Children who often see their parents having rows are at risk of depression, experts have warned.
Teenagers who witnessed lots of arguments in early childhood were more likely to suffer from the illness than others, said a Cambridge University team.
‘Violent arguments in front of the children contribute to the likelihood of depression,’ said Professor Barbara Sahakian, of the university’s psychiatry department and co-author of the report.
Research has found those who witnessed frequent arguments during childhood and possessed a gene making them more sensitive to emotions, were significantly likelier to become depressed
‘If you are staying together for the sake of the family, then fighting and arguing in front of the kids is not good. It would be better for them not to have that kind of environment.’
The team identified a gene that made some children more sensitive to emotions and also more likely to develop depression.
Researchers came up with a simple test, that can be carried out at school, to identify those at risk of depression, allowing youngsters to get help before they suffer with the disease.
Researchers found that teenagers who struggled to process emotional information were more likely to develop mental health problems.
In the study of 238 children, aged between 15 and 18, those who did worst at the test were up to four times more likely to develop depression within a year.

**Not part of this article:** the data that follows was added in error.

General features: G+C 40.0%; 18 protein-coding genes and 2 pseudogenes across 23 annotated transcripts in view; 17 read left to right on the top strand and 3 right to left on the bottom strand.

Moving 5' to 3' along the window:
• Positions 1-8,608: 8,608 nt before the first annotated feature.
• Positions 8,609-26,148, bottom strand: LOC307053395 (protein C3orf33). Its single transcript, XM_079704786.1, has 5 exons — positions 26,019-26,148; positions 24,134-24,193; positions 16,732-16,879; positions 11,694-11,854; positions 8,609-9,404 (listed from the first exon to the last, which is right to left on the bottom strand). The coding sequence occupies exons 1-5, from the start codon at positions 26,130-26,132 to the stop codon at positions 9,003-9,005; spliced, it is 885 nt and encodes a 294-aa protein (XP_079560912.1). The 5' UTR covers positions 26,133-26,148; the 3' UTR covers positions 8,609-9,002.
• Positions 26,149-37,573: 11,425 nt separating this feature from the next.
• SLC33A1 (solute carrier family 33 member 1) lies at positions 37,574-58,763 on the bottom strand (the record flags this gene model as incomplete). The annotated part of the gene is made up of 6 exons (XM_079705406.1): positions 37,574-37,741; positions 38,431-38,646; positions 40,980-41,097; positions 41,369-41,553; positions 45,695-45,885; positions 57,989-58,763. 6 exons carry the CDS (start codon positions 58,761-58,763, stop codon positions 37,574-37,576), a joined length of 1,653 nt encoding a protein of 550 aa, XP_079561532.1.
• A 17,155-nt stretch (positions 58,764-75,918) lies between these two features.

Previous research has found one in 10 British children aged between five and 16 years old have had mental health problems
Those who did badly had a gene – present in one in five people – that made them less emotionally resilient.
They also lived in households where they had been exposed before the age of six to intermittent arguments for longer than six months. One in three children live like this, said the team.
Professor Ian Goodyer, principal investigator on the study, said: ‘Whether we succumb to anxiety and depression depends in part on our tendencies to think well or poorly of ourselves at troubled times.
How it comes about that some people see the glass half full and think positively, whereas others see the glass half empty and think negatively about themselves at times of stress is not known.
The evidence is that our genes and early childhood experiences contribute.’
Previous research has found that one in ten British children aged between five and 16 years old have had mental health problems.
In any given year, one in four people will suffer a mental health disorder, with most having a form of depression and anxiety.
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